A major concern with AI is how it learns — what kind of information it receives and how it interprets it, as well as how much of it is generated for users. Therefore, people need to take responsibility for the AI-generated content they publish, by reviewing its accuracy and verifying its sources.
This type of content, whether it’s for neighborhood descriptions or a guide on mold remediation, should primarily serve as a good starting point, but still be fact-checked before publication. AI is not a lazy solution. Despite its efficiency, AI still needs a final human touch.
A related concern is how AI affects copyrights and ownership of listings, MLS data, and photos. There is a balance between having access to data and rewarding those who own it.
The MLS has done tremendous work to ensure that the data it provides is of the highest quality. It is certainly worrying that these new technologies could simply crawl the Internet and return information without any compensation. If you don’t have any regulations or incentives to motivate the MLS to standardize, collect, and make this information available, you end up with data that isn’t comparable in quality.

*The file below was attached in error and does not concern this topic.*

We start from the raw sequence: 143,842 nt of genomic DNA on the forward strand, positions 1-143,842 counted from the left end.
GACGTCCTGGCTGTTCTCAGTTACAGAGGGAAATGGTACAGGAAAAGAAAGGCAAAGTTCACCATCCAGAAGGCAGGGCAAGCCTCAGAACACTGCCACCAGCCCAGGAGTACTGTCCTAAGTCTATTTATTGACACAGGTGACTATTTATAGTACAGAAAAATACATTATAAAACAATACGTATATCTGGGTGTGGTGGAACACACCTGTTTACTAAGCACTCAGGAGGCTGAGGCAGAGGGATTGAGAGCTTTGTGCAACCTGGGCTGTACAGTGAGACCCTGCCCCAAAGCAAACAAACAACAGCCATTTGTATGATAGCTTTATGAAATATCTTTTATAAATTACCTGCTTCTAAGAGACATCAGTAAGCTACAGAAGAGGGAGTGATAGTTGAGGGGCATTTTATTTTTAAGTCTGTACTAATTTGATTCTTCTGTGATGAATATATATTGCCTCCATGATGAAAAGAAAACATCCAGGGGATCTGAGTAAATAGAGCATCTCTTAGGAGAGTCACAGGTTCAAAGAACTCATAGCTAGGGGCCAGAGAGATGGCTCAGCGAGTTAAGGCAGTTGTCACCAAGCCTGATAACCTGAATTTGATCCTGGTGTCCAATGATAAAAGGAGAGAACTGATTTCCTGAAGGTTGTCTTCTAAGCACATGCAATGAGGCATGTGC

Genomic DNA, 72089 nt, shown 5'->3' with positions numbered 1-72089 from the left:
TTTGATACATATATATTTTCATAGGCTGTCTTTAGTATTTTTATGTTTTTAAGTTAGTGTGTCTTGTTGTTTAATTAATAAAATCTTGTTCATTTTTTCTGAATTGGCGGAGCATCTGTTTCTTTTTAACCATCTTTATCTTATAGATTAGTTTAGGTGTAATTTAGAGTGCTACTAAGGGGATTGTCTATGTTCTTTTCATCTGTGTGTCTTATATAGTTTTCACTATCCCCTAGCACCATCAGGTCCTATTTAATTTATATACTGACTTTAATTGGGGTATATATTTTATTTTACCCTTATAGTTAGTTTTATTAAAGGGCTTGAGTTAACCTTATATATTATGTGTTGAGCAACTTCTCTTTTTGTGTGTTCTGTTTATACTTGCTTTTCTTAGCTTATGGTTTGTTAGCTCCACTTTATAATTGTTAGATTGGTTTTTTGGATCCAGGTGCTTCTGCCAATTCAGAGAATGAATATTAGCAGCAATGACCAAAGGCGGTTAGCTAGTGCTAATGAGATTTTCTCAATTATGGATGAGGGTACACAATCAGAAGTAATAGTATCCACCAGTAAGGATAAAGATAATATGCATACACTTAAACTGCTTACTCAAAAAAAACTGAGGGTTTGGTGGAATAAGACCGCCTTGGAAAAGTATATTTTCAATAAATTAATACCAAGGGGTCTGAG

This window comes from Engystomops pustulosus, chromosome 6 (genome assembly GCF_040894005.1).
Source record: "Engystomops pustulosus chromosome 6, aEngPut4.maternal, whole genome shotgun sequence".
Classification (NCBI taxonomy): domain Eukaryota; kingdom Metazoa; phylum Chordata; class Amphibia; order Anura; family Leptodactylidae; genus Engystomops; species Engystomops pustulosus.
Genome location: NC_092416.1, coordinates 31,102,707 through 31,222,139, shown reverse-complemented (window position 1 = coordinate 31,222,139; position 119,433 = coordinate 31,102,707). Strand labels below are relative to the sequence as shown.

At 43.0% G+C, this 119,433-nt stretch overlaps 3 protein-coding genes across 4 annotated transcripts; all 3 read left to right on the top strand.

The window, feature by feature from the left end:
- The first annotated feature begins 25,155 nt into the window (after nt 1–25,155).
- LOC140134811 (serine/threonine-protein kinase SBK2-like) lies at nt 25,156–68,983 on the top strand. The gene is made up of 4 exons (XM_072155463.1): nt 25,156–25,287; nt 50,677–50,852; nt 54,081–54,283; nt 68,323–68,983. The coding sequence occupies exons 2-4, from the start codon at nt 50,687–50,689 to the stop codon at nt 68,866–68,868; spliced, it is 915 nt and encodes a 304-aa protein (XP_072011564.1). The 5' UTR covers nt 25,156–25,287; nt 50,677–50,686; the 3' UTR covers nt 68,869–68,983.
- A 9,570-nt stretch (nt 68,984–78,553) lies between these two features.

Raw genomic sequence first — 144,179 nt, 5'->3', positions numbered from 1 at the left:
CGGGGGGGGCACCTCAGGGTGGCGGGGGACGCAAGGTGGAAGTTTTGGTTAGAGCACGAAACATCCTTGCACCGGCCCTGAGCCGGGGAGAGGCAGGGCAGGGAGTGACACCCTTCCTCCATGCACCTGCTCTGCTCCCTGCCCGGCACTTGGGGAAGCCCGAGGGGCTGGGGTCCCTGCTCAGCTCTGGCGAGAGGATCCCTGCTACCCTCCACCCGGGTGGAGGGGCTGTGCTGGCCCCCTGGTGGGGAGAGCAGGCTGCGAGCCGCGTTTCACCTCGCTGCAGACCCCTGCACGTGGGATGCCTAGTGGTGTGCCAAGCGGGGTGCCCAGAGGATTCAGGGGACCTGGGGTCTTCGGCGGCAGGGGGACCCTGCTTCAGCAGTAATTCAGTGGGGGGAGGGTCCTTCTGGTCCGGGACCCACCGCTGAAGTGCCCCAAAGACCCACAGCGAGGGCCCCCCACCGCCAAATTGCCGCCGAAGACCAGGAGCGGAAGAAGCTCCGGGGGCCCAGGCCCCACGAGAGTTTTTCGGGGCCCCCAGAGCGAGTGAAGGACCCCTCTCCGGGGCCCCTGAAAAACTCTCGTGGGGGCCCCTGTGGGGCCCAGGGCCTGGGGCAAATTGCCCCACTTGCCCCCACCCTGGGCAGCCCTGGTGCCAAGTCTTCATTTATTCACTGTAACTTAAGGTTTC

To navigate these unknown waters, the industry needs to be more regulated, as well as more transparent about who owns the data that’s being augmented, and what its origins are, which will likely lead to more data mapping and tracking.
On October 30, 2023, President Biden issued an Executive Order addressing the safe, secure, and trustworthy development and use of AI. Key points include:
President Biden’s order aims to establish safeguards and promote responsible AI development within the U.S. government.